John Howard, the wiliest street-fighter in Australian politics for the past two decades, is down but not yet out. The Newspoll analysis this week forecasting a landslide Labor victory will make sobering reading for Coalition backbenchers. But I have always thought or feared that Howard might be saved by one powerful factor.
People may believe that Howard is a liar, a tool of big business, too close to George W Bush, even too old for the job (all but the last point are true), but they also know that Howard stands for a set of principles and has done so for most of his career. This is his ultimate strength.
Last week he advised the NSW Coalition, dejected after its fourth consecutive defeat, to develop its own political narrative. ‘The failure of State Liberals over the last little while,’ he reflected, ‘is that they haven’t really built a case for change They’ve got to start work immediately on developing an alternative story, so that when the next State election comes around, if people are still unhappy with Labor, then they’ll say, œWell, not only are we unhappy with Labor but we think the other crowd have got an idea of how to run the place better. ’
The smart new NSW Liberal leader, Barry O’Farrell, was almost certainly listening. So too, I hope, was Kevin Rudd.
As I have written before, for three decades Australians knew that Howard stood for five things. They were all bad but at least he developed an enduring myth, if not truth, about himself. He believed in destrroying the rights of Australians at work by legislating as much as possible against unions; undermining Medicare; broadening the tax base to reward the wealthy and ‘incentivise’ the poor to work harder; privatising the people’s assets; and reducing non-European immigration. His hard-core supporters can tick off the first four as achievements and comfort themselves that his volte-face on the fifth principle has allowed Asia’s thrusting mercantile culture to pervade the economy.
You may have despised his ideology but you could never doubt the direction in which he wanted to take Australia. Before the 1987 Federal election, the first Howard contested as Opposition Leader, the brilliant Australian writer Craig McGregor sensed Howard’s vision:
What sort of Prime Minister would John Howard be? He would be an activist: if Howard had his way he will radically change the face of government in Australia and push the political ground so far to the Right that it would take years, maybe a decade, to bring it back.
Howard may have fudged the details of his policies at the 1996 election to the extent that current Left-wing avatars Robert Manne and Julian Burnside actually voted for him but most of us knew his agenda: knobble unions, privatise Telstra, introduce ‘welfare for work,’ harass the ABC. At the 1998 election his proposal for a goods and services tax received a mandate, grudging as it was.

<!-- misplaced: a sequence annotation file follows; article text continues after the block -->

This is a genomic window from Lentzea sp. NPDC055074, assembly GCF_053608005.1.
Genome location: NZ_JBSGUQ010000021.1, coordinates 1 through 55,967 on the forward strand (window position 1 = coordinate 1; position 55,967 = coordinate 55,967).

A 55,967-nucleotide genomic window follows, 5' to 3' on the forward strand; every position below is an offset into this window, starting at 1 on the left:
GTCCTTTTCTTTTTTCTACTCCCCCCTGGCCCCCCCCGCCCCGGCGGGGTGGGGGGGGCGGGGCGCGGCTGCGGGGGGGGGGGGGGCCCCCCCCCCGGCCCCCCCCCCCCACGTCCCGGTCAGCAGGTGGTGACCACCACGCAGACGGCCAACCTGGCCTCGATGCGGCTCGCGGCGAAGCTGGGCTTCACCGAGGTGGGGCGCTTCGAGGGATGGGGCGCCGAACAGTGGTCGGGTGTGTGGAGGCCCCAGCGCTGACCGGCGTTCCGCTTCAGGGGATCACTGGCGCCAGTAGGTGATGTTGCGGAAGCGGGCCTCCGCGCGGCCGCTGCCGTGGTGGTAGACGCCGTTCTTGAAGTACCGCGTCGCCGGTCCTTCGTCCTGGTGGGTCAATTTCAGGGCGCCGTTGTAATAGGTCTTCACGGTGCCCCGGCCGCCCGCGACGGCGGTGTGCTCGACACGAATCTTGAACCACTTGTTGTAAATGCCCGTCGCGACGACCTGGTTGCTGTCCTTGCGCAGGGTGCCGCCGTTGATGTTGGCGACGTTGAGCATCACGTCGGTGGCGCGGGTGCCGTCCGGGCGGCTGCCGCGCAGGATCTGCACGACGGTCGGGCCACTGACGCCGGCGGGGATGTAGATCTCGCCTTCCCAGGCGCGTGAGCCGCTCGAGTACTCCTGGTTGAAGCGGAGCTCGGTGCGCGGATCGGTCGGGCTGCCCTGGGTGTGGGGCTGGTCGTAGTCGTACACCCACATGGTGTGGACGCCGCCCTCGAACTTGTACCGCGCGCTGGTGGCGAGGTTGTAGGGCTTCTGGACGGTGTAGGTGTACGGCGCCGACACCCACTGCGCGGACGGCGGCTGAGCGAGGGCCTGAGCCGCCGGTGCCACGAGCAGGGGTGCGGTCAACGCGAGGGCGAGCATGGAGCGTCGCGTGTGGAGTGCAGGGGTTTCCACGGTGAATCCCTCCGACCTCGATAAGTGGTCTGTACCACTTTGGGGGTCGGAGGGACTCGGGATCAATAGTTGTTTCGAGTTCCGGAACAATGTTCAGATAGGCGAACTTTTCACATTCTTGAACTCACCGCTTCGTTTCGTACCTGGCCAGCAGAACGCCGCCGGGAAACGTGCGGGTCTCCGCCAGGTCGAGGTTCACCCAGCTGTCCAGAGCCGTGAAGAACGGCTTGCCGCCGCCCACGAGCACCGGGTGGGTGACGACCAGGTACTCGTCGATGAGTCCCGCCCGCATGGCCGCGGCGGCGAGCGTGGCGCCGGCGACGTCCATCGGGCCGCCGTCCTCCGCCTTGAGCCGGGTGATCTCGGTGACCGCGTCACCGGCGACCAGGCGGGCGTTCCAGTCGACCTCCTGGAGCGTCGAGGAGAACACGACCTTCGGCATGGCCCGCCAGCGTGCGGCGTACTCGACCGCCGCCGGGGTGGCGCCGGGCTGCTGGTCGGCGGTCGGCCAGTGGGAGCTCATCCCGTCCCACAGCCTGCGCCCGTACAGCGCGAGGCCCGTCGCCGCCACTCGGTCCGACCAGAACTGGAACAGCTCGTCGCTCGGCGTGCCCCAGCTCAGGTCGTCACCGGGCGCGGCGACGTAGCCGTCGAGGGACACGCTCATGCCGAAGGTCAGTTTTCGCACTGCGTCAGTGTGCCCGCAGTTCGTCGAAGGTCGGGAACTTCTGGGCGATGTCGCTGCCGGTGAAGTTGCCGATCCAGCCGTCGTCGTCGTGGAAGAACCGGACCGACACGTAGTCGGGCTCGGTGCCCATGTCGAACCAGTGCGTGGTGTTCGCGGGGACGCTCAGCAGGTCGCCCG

Thanks to Fiona Katauskas
But what does Kevin Rudd stand for? Where is the consistent thread to his thinking? Where is Rudd’s idealism?
Howard has boasted of being ‘the most conservative leader the Liberal Party has ever had.’ I’m wracking my brain trying to recall the last time I heard a Labor leader declare himself ‘the most progressive leader the ALP has ever had.’
In two weeks, Rudd heads into the Labor Party National Conference where he will, I’m told, unveil a formidable slate of candidates, among them former SAS Major Peter Tinley in the marginal West Australian seat of Stirling and Maxine McKew in Howard’s own NSW seat of Bennelong. (I’m still hoping the formidable Queensland Premier, Peter Beattie, will be among them.) It will be tremendous, a great parade of talent.
But what story will they tell? Rudd’s team needs more than platitudes about ‘education for the 21st century,’ ‘rights in the workplace’ and ‘quality health for all.’
So far Rudd has jettisoned Labor’s schools policy from the last election, which made the perfectly reasonable case that private academies with rifle ranges, Olympic swimming pools and polo fields, should not receive public money when State schools are plagued with sweltering classrooms and stinking toilets. (There is, by the way, slim evidence that Labor’s schools policy will cost it many or any votes, except those of the elite commentators with children in category one private schools. If it did how does one explain the easy re-election of Labor’s John Murphy in the seat of Lowe in inner Sydney, a seat with one of the highest concentrations of private school attendees in the country?)
Rudd now promises to preserve the white elephant that is the private health insurance rebate, even though premiums are rising above the rate of inflation and the rebate benefits the top 40 per cent of Australians.
He has even dropped Labor’s opposition to the sale of Telstra and is reportedly set to embrace the casualisation of the workforce, with all the instability this will bring to families during times of inevitable economic downturn.
Rudd needs to believe in something to the exclusion of something else because nothing else is believable. Walking both sides of the street can only work if you are Bob Hawke, something the technocratic Rudd isn’t.
Paul Keating used to say that Labor politicians should ‘stand in the middle of the road and dare the bastards to run you down.’ Surely, Kevin Rudd doesn’t need to be reminded that Keating was flattened.
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